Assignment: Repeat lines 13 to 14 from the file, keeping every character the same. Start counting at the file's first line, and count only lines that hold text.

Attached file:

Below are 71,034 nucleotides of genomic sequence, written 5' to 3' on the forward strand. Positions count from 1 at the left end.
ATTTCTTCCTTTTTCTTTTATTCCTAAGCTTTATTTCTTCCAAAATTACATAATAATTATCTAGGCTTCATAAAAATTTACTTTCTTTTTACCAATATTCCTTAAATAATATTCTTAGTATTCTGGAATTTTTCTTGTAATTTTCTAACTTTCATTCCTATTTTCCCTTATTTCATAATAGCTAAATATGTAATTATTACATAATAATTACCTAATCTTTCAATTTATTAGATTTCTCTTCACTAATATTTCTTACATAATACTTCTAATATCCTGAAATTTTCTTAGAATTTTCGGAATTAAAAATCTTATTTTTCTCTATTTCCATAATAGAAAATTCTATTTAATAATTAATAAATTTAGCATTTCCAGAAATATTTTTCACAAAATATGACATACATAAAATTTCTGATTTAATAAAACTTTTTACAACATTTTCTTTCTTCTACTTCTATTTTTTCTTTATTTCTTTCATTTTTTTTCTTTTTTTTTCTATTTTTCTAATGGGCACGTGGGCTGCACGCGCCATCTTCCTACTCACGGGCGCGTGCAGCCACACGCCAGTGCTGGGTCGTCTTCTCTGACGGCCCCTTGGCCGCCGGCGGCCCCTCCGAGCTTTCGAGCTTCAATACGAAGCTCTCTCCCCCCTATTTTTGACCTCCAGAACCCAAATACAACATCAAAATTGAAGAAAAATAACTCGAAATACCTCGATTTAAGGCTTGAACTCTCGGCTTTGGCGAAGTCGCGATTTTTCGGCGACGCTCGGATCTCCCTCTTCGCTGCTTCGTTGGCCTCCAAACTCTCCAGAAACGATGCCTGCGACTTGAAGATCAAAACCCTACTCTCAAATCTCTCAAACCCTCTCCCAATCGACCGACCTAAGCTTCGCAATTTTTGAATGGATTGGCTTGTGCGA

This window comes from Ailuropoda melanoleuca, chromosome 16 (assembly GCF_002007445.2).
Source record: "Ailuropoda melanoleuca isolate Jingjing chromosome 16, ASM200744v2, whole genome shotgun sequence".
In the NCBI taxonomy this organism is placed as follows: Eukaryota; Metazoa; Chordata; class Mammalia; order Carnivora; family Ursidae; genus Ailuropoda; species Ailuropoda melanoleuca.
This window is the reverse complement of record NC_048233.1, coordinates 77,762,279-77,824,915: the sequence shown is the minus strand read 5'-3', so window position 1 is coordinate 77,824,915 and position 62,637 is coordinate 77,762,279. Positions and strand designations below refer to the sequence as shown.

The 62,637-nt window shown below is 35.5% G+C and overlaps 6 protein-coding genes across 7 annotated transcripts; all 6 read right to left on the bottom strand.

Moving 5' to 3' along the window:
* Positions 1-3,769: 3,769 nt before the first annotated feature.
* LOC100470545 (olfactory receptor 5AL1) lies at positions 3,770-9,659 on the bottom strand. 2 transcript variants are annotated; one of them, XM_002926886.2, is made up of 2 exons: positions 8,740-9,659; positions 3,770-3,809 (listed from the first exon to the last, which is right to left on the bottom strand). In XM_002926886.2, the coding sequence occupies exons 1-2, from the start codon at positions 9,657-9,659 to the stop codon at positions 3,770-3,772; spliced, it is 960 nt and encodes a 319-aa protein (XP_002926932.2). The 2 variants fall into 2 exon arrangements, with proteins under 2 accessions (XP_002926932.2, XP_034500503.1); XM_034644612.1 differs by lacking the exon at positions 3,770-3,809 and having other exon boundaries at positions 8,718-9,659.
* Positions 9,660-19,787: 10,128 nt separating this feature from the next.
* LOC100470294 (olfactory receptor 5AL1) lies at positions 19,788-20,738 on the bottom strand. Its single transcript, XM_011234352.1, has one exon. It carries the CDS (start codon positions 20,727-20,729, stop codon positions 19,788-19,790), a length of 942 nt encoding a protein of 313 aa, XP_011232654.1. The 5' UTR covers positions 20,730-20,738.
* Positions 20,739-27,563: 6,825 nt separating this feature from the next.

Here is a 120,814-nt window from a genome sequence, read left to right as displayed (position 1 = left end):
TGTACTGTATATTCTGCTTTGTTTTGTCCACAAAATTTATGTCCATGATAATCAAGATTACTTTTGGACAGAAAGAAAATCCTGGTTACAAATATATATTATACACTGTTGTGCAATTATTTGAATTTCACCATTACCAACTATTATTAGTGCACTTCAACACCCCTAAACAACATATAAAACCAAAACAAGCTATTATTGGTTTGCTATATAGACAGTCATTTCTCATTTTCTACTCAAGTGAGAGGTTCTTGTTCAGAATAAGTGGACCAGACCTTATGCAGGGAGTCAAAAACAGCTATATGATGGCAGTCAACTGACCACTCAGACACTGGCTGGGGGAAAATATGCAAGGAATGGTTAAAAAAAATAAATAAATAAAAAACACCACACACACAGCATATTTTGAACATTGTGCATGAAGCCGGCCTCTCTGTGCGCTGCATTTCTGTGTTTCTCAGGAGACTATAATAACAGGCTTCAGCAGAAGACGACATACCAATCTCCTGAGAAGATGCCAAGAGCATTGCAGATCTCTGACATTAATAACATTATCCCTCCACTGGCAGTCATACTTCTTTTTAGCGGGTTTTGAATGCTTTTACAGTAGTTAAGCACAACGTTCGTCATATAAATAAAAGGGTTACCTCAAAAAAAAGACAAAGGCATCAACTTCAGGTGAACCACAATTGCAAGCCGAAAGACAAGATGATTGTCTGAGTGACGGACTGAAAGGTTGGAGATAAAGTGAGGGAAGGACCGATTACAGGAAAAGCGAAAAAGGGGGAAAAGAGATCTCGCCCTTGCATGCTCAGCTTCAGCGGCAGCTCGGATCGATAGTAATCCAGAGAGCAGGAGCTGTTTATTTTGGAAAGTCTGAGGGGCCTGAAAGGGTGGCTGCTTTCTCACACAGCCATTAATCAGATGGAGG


* Positions 20,739-27,563: 6,825 nt separating this feature from the next.

Here is a 120,814-nt window from a genome sequence, read left to right as displayed (position 1 = left end):